Not Natasha

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Dana Popa
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Dana Popa
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Dana Popa
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Dana Popa
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Dana Popa
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Dana Popa
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Dana Popa
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Dana Popa
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Dana Popa
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Dana Popa
The Republic of Moldova is the poorest nation in Europe. Every year, thousands of young girls and women ages 12 to 40 leave the country looking for a better life. An overwhelming majority of these women, especially the younger ones, become sex slaves.


Sex trafficking is the most profitable illegal business here. Acquaintances, close friends, relatives and boyfriends can sell a girl off for a price ranging from $200 to $2,000, depending on the girl's physical appearance.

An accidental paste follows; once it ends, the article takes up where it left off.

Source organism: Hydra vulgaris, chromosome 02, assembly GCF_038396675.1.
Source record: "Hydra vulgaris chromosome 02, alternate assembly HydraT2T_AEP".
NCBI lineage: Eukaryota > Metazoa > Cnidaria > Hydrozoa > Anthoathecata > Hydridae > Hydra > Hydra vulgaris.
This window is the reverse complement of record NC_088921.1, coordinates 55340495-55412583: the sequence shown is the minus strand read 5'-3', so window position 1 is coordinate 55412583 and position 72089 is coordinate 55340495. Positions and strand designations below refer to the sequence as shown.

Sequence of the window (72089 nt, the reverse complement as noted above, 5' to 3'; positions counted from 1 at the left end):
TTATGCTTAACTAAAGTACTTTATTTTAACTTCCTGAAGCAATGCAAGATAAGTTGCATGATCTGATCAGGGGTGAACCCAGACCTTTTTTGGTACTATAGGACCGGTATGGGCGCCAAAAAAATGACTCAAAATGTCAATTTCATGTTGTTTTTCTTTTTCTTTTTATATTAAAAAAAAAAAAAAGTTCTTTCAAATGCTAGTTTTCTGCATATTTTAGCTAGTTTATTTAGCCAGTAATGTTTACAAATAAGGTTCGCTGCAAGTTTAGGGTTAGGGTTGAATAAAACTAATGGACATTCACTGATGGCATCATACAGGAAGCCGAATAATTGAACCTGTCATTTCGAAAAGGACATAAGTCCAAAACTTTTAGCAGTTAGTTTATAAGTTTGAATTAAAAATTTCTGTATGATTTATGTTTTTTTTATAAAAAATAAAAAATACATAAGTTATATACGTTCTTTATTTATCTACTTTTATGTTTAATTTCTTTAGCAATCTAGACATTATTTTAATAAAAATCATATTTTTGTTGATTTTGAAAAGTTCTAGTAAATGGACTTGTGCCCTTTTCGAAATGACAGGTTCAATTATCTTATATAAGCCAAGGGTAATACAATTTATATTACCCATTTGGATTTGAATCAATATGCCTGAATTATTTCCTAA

The strategy is simple enough: they lure women in by offering them jobs in wealthy foreign countries as retailers, nannies or bartenders. They offer to pay their traveling expenses, allowing women to pay them back once they start working. However, once these women arrive in the country of destination, the traffickers immediately confiscate their passports, stick them in brothels and put them to work as prostitutes.

All of the women I photographed are former sex slaves who survived to tell their stories. Some of these pictures were taken at the International Organisation of Migration (IOM) centre, where girls recently rescued from traffickers are sheltered.

All of the women I photographed are mothers. Some of them chose to leave their country in order to offer their children a better life, while others became pregnant while being trafficked. Motherhood unites all of these women: Motherhood either caused them to fall into the sex traffickers' traps, or it was a consequence of the trafficking.

Editor's Note

This project was completed with the help of IOM Moldova and Winrock International.

*Natasha is a nickname given to prostitutes. Sex trafficked girls hate it.

Originally published in Imagining Ourselves.

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